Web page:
The honesty of Dowden throughout the book is sort of refreshing. He acknowledges how uncomfortable he felt entering certain places and them either treating him like a god or with great suspicion (though the later is a far more correct approach by those he visited) and the mixture of bewilderment and disappointment that Coca-Cola seemed to have made its way into every village that he seemed to visit. There is nothing wrong with a drink making its way in as such but rather that the drink comes from sugar bought at an astoundingly low price due to the interference of empire, IMF, World Bank and WTO and then gets imported back in at a eye-popping high price that is marketed as a great gift to the people. These are the people that are being the most exploited by capitalist and poor economic policy whilst also trying to fit into the images they see of other nations with people slurping on Coca-Cola and collecting a bunch of tat. These are the people that capitalists claim will be most hurt under socialism but when they have nothing to lose due to the way agribusiness, the green revolution and existing financial powers continue to pinch them and every part of their livelihoods it seems impossible to imagine how they could be hurt any more than at present.

But as well as focusing on the ‘hard facts’ of the situation Dowden takes some time to look at the people that he meets and tries to become an analyst of emotions, actions and responses to suggest why some of the suggestions coming from external sources cannot work. These interpretations are based on his time spent with people and he does take the time to have an insight, something people imposing plans and restrictions seem to have overlooked doing and it makes for no surprise that their ideas have not integrated with the people or the governments, but when he enters a place or situation as a white journalist from one of the colonising countries it is hard to know whether the people are acting the way that they always would or if they are putting a different face on and reacting in different ways. This is not to say Dowden’s ponderings on attitudes are automatically wrong or that he hasn’t done enough silent observing from a backseat to piece together the puzzle but there are considerations that we need to remember before fully accepting his narrative of attitudes.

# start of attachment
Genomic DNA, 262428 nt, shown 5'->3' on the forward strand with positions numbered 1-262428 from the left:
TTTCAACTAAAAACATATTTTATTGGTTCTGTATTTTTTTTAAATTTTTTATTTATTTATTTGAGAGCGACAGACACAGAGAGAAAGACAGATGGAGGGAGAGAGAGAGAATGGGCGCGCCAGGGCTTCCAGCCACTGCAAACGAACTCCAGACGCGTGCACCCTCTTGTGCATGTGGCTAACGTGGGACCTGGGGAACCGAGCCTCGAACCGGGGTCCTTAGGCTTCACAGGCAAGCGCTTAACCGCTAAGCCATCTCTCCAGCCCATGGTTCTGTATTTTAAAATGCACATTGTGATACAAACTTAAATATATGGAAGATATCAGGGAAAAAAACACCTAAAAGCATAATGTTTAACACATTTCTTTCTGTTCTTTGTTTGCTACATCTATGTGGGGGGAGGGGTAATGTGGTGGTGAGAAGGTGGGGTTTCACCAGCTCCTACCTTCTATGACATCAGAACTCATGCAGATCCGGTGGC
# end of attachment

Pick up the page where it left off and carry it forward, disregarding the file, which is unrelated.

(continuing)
Africa is a good starting point as a piece of literature to understand some of the difficulties Sub-Saharan countries, the people, the governments and the economists are facing. It provides a range of angles and helps to broaden the readers considerations from just the typical thoughts and arguments but doesn’t go in as hard against Western society and capitalism as it could. This allows for you to understand the basics before going into the world of reading more news articles, seeking out different media or attempting to read a book that further delves into one particular country. If you have studied colonialism and the impact that it had on now (rightly) independent states you might find some of this to be obvious reading or go “ow yes, I remember reading about that” but it could still be useful as a refresher book to allow you to remember the basics.

Have you read anything on these topics that you would recommend? Let me know in the comments below. Follow my on Goodreads to see what I’m reading right now or like my book Instagram for more book related chat.